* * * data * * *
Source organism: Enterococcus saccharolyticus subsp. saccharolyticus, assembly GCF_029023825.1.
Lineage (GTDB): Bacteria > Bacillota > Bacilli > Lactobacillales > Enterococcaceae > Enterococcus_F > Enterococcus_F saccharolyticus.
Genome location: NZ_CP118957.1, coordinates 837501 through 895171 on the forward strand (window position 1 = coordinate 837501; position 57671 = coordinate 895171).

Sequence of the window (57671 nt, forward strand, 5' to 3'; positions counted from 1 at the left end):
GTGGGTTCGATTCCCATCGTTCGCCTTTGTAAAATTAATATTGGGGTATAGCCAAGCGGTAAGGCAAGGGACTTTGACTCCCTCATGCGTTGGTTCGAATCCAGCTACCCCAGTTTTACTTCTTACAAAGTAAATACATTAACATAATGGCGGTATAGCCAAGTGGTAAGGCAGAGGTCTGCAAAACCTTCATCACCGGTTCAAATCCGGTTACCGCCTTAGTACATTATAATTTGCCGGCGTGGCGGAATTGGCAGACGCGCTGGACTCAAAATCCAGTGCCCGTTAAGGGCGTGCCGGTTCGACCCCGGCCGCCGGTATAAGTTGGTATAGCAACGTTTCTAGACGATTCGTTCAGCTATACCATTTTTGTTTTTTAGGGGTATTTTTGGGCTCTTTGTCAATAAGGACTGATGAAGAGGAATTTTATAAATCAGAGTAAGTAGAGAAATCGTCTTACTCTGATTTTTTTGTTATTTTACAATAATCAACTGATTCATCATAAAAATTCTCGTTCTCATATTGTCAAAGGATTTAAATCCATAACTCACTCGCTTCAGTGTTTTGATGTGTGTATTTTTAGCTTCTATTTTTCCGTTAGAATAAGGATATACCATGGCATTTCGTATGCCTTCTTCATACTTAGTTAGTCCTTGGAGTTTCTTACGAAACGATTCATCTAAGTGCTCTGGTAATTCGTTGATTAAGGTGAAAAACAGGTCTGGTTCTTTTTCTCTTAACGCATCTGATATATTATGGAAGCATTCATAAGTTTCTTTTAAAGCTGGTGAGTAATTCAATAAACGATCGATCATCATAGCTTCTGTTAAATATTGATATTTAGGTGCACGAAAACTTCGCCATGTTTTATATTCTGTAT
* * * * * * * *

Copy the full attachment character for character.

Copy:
Source organism: Enterococcus saccharolyticus subsp. saccharolyticus, assembly GCF_029023825.1.
Lineage (GTDB): Bacteria > Bacillota > Bacilli > Lactobacillales > Enterococcaceae > Enterococcus_F > Enterococcus_F saccharolyticus.
Genome location: NZ_CP118957.1, coordinates 837501 through 895171 on the forward strand (window position 1 = coordinate 837501; position 57671 = coordinate 895171).

Sequence of the window (57671 nt, forward strand, 5' to 3'; positions counted from 1 at the left end):
GTGGGTTCGATTCCCATCGTTCGCCTTTGTAAAATTAATATTGGGGTATAGCCAAGCGGTAAGGCAAGGGACTTTGACTCCCTCATGCGTTGGTTCGAATCCAGCTACCCCAGTTTTACTTCTTACAAAGTAAATACATTAACATAATGGCGGTATAGCCAAGTGGTAAGGCAGAGGTCTGCAAAACCTTCATCACCGGTTCAAATCCGGTTACCGCCTTAGTACATTATAATTTGCCGGCGTGGCGGAATTGGCAGACGCGCTGGACTCAAAATCCAGTGCCCGTTAAGGGCGTGCCGGTTCGACCCCGGCCGCCGGTATAAGTTGGTATAGCAACGTTTCTAGACGATTCGTTCAGCTATACCATTTTTGTTTTTTAGGGGTATTTTTGGGCTCTTTGTCAATAAGGACTGATGAAGAGGAATTTTATAAATCAGAGTAAGTAGAGAAATCGTCTTACTCTGATTTTTTTGTTATTTTACAATAATCAACTGATTCATCATAAAAATTCTCGTTCTCATATTGTCAAAGGATTTAAATCCATAACTCACTCGCTTCAGTGTTTTGATGTGTGTATTTTTAGCTTCTATTTTTCCGTTAGAATAAGGATATACCATGGCATTTCGTATGCCTTCTTCATACTTAGTTAGTCCTTGGAGTTTCTTACGAAACGATTCATCTAAGTGCTCTGGTAATTCGTTGATTAAGGTGAAAAACAGGTCTGGTTCTTTTTCTCTTAACGCATCTGATATATTATGGAAGCATTCATAAGTTTCTTTTAAAGCTGGTGAGTAATTCAATAAACGATCGATCATCATAGCTTCTGTTAAATATTGATATTTAGGTGCACGAAAACTTCGCCATGTTTTATATTCTGTAT